According to a new report from IHS titled Fueling the future with natural gas: Bringing it home, low natural gas prices resulting from the development of unconventional gas resources in North America will hold for the long term, creating opportunities to expand the economic benefits and cost savings to consumers through greater direct natural gas use. The report also says that increased use of natural gas has the potential to contribute to energy efficiency and emissions reduction goals.
Until 2035, the report expects the Henry Hub price of natural gas to remain in the US$ 4 – 5 /million btu range. Approximately 900 trillion ft3 of unconventional gas resources can be produced economically at a Henry Hub price of US$ 4 /thousand m3 or less, which is nearly one third of the total recoverable resource base. This means that the North American natural gas resource base can accommodate significant increases in demand without requiring a significantly higher price to elicit new supply.
Over recent years, price disparity has arisen between natural gas and other energy sources, and this is expected to persist. For the next 20 years, heating oil price in the US are expected to be twice as high as residential natural gas rates and residential electricity rates are expected to remain 3.5 times higher. The sizeable price disparities create opportunities to increase natural gas use by replacing existing electric and oil appliances as well as adding new customers through the expansion of gas distribution systems.
The study has measured the capital and operating costs of space heating, water heating and air conditioning across 11 different US regions, and has found that consumer costs are significantly lower when natural gas is used for space and water heat. The average savings, on a net present value basis over 15 years, for a gas heated home relative to an all electric home across the 11 regions is US$ 5731.
In addition to the potential cost benefits, substituting natural gas consumption for other fuels can achieve significant gains in energy efficiency and reductions in GHG emissions, according to the study. The full fuel cycle efficiency of natural gas is favourable for applications such as space and water heating and for cooking. Natural gas use also provides the lowest proportion of GHG emissions to energy of energy fossil fuel. When generating electricity, natural gas emits as much as 50% less CO2 than coal. Natural gas use results in negligible emissions of sulfur dioxide, nitrous oxides, mercury and particulates compared with other fuels.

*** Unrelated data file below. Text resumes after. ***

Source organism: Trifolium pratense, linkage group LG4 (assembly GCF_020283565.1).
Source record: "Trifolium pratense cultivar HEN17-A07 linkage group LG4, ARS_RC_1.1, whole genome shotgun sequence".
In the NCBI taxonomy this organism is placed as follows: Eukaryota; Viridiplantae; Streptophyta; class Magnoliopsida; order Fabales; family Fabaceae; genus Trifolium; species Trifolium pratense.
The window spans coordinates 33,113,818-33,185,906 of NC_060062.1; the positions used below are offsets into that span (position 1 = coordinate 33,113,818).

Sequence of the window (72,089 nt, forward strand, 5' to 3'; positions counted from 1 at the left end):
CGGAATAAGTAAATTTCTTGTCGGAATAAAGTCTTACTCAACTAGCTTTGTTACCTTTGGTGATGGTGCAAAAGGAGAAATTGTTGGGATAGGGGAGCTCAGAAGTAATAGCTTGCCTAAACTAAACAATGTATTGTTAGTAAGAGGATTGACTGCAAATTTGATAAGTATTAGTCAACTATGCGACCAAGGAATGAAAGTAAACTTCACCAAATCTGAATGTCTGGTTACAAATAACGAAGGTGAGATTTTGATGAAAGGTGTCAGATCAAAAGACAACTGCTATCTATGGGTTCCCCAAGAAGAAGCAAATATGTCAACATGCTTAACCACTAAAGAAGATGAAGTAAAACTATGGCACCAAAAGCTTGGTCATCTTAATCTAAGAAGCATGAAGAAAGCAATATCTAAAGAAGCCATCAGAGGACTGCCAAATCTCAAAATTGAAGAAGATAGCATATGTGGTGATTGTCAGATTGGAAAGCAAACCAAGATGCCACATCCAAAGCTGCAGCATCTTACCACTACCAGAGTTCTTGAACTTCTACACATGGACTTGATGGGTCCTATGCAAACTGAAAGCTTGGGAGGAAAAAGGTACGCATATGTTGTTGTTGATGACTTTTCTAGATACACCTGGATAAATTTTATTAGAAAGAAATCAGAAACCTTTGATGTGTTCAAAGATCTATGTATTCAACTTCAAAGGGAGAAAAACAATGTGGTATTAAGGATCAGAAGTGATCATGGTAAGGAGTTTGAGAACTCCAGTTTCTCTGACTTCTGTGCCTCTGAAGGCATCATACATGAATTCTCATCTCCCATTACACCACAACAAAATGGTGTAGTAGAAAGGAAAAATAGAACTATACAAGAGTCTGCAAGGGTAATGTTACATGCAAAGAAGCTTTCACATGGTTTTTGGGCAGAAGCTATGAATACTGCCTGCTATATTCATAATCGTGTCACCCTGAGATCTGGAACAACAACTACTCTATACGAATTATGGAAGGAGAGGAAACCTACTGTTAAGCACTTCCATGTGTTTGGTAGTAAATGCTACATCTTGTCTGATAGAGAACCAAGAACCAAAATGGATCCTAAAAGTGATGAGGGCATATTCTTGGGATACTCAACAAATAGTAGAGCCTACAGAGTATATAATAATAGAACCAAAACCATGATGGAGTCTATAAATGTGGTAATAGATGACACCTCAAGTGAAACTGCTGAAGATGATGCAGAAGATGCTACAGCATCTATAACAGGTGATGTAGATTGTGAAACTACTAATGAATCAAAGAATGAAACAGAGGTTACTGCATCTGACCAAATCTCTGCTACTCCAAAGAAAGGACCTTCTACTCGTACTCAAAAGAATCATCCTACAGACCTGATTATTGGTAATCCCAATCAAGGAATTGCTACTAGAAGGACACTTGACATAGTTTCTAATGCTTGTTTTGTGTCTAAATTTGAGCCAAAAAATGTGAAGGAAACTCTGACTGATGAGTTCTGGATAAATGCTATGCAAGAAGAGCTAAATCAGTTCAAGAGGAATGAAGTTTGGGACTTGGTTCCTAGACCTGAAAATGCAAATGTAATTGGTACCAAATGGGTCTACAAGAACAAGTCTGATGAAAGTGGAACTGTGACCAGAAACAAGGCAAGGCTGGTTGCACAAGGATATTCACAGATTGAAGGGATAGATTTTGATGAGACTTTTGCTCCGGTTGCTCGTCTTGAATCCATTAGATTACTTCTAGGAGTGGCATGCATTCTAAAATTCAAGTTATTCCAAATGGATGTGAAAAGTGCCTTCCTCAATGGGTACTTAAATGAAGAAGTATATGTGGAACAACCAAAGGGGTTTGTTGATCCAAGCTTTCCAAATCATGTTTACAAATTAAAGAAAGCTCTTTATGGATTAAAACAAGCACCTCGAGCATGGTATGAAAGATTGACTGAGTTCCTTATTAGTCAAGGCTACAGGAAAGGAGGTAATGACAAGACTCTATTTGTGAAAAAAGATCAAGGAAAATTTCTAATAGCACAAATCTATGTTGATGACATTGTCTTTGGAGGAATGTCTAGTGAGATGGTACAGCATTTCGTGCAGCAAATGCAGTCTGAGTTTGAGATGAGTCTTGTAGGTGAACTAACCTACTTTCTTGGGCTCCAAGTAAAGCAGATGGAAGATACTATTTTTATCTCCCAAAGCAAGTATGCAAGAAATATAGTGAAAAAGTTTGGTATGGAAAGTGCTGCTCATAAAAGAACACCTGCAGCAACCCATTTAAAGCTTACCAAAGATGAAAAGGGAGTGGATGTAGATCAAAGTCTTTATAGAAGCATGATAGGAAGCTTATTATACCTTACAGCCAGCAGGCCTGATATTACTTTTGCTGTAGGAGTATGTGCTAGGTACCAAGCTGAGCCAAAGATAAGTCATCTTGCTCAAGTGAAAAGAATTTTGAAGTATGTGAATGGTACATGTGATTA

It is also observed by IHS that there have already been positive responses to new natural gas supply and price outlooks in the form of accelerated conversion from heating oil to natural gas. New York City is an example of a location currently in the midst of a large scale conversion from fuel oil use to natural gas use. Gas local distribution companies (LDCs) in Maine are expanding their systems to deliver natural gas into sparsely populated areas serving paper mills and using the industrial demand to provide a base level of support for the infrastructure to connect residential and commercial customers along the way.
Challenges facing natural gas
Challenges to greater natural gas use do remain, such as the upfront costs for natural gas conversion and existing regulatory frameworks that can discourage economic natural gas projects. The natural gas advantage is realised over time as lower fuel costs gradually overcome the higher initial costs. Many potential customers do not have the means to finance a conversion from gas and many are reluctant to do so, especially if their appliances do not need immediate replacement. New policies and regulations may be advisable to assure that high upfront costs do not deter consumers from making prudent fuel choices.
The study also observes that many existing regulatory frameworks were developed in the past when natural gas was considered a scarce resource whose use should be discouraged. As a result, economic tests and criteria required for natural gas expansion often pose obstacles to system expansions that are in fact economic. State governments, public utility commissions and gas LDCs should consider adopting policies that take into account full fuel cycle energy efficiency and emissions performance and full life cycle costs.
For more details on the findings in this report please click here.
Adapted from a press release by Claira Lloyd.
Read the article online at: https://www.hydrocarbonengineering.com/gas-processing/17012014/fuel_of_future_part_1_64/